Mistakes Technology Companies

1. Using a form license and/or services agreement that doesn’t fit your business model

Capturing exactly how you want to provide your product or services to your customer, allocating the risks, and creating each party’s obligations and rights, is not a simple or quick process. Replicating some other company’s form agreement not only exposes you to risks that you may not be aware of, but potentially violates the other company’s copyright in their agreement, and raises the risks outlined in the other points of this list. Having a customized agreement created for you that aligns with your business processes, mitigates your risks, and addresses the laws that apply in your jurisdiction for your industry is a key component in running a successful technology business.

2. Undervaluing technology

What is your technology worth? It’s a difficult question, and value can be measured and determined in many ways. Many new technology companies feel compelled to undercharge for their technology in an effort to break into the market. Although there is certainly some merit in that, I see vendors consistently undervaluing what their technology is worth, leaving significant revenue on the table. Understanding the impact and loss to the customer if they DON’T license your technology is the first key to pricing your product. Plus, under-pricing your product can create an impression that the technology is cheap not a label that will build a positive reputation of your company in the long run.

3. Offering liberal source code escrow release conditions

For software developers, you know that your source code is the crown jewels of your business. It is the core of your technology, representing months or years of your blood, sweat, and tears. Yet many software companies are willing to give it away, for free, to their customers. How? By entering into a source code escrow agreement with a customer and allowing it to be released to them in situations where the code still holds value for you. Many customers will demand the source code be released to them if you stop supporting the software, but the intellectual property in the code may still be used in your other products or technology, effectively giving your customer the tools it needs to duplicate your technology. Creating very narrow and specific source code release conditions can minimize this impact.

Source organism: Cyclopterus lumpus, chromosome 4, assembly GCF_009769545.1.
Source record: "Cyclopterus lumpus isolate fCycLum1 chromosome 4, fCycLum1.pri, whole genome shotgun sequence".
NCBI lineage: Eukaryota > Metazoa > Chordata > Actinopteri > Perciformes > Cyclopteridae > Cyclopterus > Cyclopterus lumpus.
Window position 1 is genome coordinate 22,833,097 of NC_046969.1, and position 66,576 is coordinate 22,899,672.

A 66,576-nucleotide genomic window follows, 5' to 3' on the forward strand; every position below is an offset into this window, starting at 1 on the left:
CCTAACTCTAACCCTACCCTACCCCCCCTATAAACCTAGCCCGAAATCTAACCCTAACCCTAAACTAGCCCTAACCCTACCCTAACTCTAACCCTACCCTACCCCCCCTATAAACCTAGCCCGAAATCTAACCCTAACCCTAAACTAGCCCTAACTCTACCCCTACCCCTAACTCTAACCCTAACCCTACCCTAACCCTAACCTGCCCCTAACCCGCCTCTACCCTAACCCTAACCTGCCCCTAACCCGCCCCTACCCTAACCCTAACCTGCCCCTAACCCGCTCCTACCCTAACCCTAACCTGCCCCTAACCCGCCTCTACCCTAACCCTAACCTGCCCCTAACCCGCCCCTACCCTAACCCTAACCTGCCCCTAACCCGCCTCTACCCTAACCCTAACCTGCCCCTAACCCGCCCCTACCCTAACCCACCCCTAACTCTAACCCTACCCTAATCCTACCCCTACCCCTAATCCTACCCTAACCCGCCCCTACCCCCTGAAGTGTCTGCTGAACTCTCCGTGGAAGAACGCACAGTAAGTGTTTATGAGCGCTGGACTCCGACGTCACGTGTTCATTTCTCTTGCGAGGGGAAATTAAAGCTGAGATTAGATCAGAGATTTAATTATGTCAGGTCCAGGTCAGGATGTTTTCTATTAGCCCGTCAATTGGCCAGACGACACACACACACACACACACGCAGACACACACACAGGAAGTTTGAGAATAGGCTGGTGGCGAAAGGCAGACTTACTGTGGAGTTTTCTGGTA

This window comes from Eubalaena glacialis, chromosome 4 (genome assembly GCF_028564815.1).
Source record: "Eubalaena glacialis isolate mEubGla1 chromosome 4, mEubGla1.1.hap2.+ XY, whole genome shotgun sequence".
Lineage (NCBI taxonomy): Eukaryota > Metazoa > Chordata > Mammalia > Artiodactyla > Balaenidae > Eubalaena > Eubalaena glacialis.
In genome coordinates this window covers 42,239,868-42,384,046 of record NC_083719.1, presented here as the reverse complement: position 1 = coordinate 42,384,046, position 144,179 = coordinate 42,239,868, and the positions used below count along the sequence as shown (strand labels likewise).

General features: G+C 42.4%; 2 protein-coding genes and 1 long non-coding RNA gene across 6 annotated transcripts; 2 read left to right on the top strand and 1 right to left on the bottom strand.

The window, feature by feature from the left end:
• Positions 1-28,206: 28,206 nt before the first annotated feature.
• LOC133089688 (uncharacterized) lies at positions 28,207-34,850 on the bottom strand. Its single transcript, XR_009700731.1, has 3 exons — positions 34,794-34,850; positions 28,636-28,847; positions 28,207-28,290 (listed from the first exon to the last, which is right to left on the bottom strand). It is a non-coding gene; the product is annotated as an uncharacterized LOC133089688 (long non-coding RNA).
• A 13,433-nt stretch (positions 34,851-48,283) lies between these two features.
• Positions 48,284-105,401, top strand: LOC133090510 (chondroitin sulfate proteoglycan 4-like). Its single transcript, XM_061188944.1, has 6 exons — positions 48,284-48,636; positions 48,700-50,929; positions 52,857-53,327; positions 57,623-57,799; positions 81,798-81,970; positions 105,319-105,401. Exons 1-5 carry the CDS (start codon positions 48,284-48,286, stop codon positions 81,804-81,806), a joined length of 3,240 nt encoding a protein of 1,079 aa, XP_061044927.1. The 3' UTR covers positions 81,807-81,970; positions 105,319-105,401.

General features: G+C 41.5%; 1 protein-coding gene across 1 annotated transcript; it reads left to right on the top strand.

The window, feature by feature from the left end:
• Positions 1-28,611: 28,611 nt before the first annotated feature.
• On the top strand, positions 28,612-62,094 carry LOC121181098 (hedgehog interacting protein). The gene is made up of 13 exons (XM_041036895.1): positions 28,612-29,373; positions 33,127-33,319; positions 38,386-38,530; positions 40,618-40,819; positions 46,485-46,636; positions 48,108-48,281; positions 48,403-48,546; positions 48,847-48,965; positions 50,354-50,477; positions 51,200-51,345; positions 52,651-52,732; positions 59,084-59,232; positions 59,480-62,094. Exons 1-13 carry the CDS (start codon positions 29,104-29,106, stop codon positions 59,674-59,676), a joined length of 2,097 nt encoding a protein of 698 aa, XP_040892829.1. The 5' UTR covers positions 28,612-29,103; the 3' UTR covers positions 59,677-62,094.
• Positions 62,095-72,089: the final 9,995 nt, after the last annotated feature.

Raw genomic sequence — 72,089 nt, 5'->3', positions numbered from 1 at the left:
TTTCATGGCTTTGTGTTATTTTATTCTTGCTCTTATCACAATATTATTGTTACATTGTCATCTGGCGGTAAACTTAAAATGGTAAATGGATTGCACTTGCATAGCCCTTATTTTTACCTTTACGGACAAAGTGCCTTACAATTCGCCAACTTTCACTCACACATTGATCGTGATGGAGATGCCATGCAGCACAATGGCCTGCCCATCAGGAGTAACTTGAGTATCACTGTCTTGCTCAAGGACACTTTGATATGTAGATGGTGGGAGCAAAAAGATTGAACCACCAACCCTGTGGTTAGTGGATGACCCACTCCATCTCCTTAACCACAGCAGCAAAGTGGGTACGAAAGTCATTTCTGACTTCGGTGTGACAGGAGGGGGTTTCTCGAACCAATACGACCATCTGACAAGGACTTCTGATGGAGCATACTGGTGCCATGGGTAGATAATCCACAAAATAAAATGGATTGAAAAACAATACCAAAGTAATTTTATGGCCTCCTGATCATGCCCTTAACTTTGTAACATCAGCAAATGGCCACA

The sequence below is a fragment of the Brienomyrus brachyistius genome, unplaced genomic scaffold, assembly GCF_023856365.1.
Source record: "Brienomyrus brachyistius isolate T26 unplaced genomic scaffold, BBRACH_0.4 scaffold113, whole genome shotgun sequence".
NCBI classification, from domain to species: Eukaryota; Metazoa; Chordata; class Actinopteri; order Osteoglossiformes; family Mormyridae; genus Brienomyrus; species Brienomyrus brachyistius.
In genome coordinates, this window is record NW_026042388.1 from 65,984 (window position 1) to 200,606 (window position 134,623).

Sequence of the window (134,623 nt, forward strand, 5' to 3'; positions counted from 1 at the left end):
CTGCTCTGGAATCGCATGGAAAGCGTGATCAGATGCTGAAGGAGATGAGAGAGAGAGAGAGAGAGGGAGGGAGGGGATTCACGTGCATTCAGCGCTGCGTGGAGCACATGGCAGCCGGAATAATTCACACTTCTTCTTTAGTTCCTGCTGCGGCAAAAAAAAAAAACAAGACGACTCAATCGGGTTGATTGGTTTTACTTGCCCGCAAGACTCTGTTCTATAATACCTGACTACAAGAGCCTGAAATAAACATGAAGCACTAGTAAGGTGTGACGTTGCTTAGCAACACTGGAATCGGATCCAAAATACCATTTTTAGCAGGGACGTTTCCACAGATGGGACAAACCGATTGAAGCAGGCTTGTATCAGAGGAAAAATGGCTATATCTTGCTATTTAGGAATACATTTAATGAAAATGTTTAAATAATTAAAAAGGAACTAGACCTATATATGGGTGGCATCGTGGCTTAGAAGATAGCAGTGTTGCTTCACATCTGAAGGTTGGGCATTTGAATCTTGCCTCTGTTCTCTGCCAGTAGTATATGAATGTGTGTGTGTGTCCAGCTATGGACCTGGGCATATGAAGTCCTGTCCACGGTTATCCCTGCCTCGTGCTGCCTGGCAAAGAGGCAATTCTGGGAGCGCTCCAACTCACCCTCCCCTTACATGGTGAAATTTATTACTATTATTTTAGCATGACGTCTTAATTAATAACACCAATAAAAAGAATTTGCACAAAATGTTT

4. Using overly broad or subjective acceptance testing

It is not uncommon or unreasonable for customers to want to kick the tires of your technology before they pay for it. Problems arise when the customer has an unreasonable expectation of what the technology is supposed to achieve, and either want to withhold payment, or force you to provide extra services to meet that unreasonable expectation. This especially manifests itself when a customer includes acceptance testing language in a contract which is not tied to objective and realistic standards. Although it can be a laborious effort, taking the time to objectify these standards with the customer in the contract can save you significant time down the road, and get you paid faster.

5. Giving away intellectual property ownership too liberally

Many technology companies develop customized technology for their customers, or make customized modifications to their existing technology on behalf of a particular customer. And most customers argue that if they’re paying for it, they want to own it. But giving away your company’s intellectual property in these instances can prevent you from reusing it for other customers effectively shutting down a potential source of revenue in the future. And many times, your customers may not need to actually own the developments a license right can often do the trick.